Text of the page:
Last Updated: 31 May, 2023 Views: 93
Note: this advice is for works in their original language that have have not been published in translation. For a published translation, cite the work as a translated work.
When referencing you must give the details that will enable someone to find that work if they wish to see it, as well as provide details to help your reader understand what the work is. Providing a translation of a title without the original may make it harder to find, providing the title without a translation may make it harder to understand. Therefore, you give both.
For works in a foreign language, give the referencing details in the original language and provide a translation of the title in square brackets after the title.
Desmarais, M.-É., Rousseau, N., & Stanké, B. (2020). La mise en œuvre des principes de flexibilité de la pédagogie universelle: Une étude de cas en contexte universitaire québécois [The implementation of the principles of flexibility of universal pedagogy: A case study in a Quebec university context]. Canadian Journal of Education / Revue Canadienne de l’éducation, 43(4), 918–952. https://www.jstor.org/stable/27089207
Dürscheid, C., & Lippuner, P. (2022). Der Hash im Hashtag: Zur Geschichte eines multifunktionalen Zeichens [The hash in the hashtag: On the history of a multifunctional sign]. Zeitschrift Für Germanistische Linguistik, 50(3), 475-498. https://doi.org/10.1515/zgl-2022-2023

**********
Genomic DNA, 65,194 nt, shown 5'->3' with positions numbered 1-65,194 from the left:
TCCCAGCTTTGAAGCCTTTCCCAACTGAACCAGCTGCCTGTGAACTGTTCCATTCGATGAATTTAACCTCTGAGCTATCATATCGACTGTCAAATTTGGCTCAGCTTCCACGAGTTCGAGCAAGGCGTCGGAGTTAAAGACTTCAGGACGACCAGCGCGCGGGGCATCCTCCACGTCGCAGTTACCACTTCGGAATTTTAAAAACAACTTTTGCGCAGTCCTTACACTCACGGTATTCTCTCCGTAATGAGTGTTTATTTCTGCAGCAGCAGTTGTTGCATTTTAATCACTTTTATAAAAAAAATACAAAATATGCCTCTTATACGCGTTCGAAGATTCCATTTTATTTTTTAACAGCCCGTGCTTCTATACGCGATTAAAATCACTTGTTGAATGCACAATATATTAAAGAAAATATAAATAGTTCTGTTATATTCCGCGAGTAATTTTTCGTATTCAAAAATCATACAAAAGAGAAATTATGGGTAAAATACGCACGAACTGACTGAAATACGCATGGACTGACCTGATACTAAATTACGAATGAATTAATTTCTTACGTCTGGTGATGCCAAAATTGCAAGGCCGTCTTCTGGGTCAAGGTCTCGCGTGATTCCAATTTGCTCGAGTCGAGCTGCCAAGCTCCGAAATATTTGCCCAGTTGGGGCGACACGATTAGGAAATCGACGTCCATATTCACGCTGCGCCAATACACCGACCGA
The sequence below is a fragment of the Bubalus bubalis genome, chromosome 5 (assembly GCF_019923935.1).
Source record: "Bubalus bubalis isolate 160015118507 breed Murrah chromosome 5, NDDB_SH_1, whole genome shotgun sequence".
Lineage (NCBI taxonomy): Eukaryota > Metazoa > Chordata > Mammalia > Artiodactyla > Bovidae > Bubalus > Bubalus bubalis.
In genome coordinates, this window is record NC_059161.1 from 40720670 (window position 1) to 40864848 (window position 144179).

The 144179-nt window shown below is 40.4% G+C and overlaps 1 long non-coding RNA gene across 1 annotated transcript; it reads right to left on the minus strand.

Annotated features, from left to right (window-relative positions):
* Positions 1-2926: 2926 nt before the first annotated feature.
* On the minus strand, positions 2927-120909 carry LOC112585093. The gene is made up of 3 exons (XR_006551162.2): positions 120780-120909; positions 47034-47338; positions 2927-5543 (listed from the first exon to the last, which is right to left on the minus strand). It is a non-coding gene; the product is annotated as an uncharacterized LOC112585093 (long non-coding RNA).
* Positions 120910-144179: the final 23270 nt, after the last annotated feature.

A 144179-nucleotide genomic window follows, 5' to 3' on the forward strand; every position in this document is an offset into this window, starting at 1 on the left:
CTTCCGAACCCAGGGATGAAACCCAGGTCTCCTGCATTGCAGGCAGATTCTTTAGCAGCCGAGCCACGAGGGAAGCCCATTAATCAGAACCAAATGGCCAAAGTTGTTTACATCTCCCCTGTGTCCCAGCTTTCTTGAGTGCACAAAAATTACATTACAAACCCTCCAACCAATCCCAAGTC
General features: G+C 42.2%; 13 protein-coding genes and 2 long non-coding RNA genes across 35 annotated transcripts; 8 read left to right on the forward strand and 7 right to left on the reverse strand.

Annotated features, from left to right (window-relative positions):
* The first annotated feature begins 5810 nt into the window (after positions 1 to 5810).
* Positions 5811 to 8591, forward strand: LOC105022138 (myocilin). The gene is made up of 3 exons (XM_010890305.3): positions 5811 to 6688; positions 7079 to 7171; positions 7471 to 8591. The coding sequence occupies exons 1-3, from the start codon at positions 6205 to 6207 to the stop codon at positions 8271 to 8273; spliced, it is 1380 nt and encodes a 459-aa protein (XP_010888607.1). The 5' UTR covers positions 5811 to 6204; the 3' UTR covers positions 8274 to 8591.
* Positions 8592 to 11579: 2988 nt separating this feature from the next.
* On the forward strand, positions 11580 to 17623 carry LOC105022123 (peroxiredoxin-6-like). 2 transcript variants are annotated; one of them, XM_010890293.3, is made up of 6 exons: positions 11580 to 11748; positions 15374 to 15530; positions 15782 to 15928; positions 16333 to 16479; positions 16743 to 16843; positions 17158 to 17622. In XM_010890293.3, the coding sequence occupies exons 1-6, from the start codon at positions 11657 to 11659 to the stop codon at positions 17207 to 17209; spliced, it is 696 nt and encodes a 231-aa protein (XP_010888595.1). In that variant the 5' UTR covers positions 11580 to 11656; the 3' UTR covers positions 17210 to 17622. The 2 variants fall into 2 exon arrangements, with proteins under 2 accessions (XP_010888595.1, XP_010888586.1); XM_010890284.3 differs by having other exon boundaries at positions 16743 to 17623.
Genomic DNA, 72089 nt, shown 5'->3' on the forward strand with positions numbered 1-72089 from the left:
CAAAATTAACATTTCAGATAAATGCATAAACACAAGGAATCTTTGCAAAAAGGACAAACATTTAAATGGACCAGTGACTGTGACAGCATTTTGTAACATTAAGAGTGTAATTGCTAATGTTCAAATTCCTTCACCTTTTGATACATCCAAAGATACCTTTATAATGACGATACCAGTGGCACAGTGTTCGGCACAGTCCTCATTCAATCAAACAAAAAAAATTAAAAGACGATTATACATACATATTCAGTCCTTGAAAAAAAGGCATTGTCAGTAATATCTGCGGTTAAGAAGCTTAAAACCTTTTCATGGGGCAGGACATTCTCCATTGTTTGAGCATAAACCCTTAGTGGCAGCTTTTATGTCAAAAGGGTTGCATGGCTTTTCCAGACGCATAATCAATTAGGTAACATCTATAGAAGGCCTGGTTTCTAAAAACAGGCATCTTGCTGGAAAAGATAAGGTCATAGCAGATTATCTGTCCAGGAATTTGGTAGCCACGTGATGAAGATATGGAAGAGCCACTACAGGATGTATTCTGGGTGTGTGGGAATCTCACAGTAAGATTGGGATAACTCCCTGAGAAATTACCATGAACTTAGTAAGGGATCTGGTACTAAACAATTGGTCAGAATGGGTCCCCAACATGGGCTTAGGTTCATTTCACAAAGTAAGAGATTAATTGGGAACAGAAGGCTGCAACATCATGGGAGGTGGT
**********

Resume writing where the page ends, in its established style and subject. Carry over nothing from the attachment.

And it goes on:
Risberg, L. (2022). Mis on peidus sõnaraamatu tähendussoovituste tagahoovis? Eesti omasõnade käsitlus [What's hiding in the backyard of the dictionary's meaning suggestions? Treatment of Estonian proper nouns]. Eesti Ja Soome-Ugri Keeleteaduse Ajakiri: Journal of Estonian and Finno-Ugric Linguistics, 13(2), 185–214. https://doi.org/10.12697/jeful.2022.13.2.06
Viires, A. (2009). Puud ja inimesed [Trees and people]. Ilmamaa.
- Tranlsate only the title of the work being cited - i.e., the journal article, the chapter of the edited book, or the book. You do not need to translate the title of the "container" (i.e., the title of the journal, the title of the edited book).
- If the journal title has two languages as part if its name, check the journal's cover, home page and recommended citations to determine how to format the name. For example, many bilinguagal Canadian journals have a dual name, and you should refer to their recommended citations (the Desmarais et al. example). Other journals may have the translated title of the journal as a subtitle, and it should be formatted as such (the Risberg example). Otherwise, use the journal's primary name.
- Retain the correct case for the language (for example, German "sentence case" includes captials on all nouns).
- If the title would normally be italicised (i.e., a book title, webpages), only italicise the original title, not the translation in square brackets.
If the language uses a different alphabet (e.g. Chinese, Korean, Russian, Greek, etc.), transliterate it into a Roman script (advice on transliterating into Roman script can be found in the Library of Congress Romanization Tables).
Russian Federal Space Agency. (n.d.). Marsokhod "ĖkzoMars-2020" [Mars rover "ExoMars-2020"]. http://exomars.cosmos.ru/index.php?id=1&L=0